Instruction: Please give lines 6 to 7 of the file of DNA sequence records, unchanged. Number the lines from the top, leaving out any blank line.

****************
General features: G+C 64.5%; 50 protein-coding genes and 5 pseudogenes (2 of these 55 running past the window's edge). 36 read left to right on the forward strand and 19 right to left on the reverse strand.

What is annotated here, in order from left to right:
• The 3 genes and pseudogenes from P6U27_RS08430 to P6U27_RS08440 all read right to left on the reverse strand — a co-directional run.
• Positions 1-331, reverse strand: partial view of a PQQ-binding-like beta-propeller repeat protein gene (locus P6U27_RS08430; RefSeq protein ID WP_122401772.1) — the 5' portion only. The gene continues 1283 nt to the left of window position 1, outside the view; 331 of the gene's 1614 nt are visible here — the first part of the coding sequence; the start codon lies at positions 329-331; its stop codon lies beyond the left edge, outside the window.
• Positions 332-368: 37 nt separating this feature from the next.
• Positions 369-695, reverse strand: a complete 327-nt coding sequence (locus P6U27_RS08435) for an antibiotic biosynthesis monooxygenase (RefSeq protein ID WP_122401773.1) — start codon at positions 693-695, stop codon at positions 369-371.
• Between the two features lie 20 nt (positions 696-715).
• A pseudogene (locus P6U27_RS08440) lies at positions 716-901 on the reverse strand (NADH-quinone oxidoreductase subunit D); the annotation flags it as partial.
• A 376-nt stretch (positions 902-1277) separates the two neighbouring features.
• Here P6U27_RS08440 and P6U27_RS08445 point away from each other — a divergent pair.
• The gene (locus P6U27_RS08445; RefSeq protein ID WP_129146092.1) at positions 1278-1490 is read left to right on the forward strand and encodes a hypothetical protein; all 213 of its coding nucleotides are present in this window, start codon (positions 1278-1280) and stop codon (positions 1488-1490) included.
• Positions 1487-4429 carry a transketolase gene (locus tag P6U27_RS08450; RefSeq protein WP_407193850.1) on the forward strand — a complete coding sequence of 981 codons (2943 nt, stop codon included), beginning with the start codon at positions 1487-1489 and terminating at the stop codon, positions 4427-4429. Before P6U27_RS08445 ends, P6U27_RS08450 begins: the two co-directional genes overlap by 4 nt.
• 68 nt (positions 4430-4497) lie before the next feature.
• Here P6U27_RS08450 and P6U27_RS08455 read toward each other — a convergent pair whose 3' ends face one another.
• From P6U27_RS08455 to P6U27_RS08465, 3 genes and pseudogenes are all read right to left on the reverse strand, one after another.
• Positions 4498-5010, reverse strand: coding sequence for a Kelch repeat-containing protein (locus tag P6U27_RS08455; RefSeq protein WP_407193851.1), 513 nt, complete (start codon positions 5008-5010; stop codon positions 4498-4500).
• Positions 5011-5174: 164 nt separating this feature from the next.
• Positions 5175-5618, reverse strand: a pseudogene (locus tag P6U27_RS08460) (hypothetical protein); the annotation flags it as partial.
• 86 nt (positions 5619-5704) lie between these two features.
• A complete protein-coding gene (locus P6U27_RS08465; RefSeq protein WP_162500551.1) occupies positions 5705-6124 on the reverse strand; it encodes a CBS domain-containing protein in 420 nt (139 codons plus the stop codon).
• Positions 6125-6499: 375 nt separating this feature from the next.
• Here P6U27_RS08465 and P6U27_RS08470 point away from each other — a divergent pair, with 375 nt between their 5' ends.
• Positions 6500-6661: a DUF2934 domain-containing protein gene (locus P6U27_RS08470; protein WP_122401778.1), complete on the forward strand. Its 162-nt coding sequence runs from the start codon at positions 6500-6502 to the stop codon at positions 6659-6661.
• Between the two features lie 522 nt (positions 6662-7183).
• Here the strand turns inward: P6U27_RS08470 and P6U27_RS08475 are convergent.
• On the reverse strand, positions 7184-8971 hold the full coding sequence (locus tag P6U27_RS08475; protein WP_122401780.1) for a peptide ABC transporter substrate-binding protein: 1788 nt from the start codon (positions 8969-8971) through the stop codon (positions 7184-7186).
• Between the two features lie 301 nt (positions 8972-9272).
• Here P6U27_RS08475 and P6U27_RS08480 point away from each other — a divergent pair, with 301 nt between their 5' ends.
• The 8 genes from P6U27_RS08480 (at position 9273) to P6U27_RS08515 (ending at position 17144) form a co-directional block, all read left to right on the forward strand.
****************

• Positions 369-695, reverse strand: a complete 327-nt coding sequence (locus P6U27_RS08435) for an antibiotic biosynthesis monooxygenase (RefSeq protein ID WP_122401773.1) — start codon at positions 693-695, stop codon at positions 369-371.
• Between the two features lie 20 nt (positions 696-715).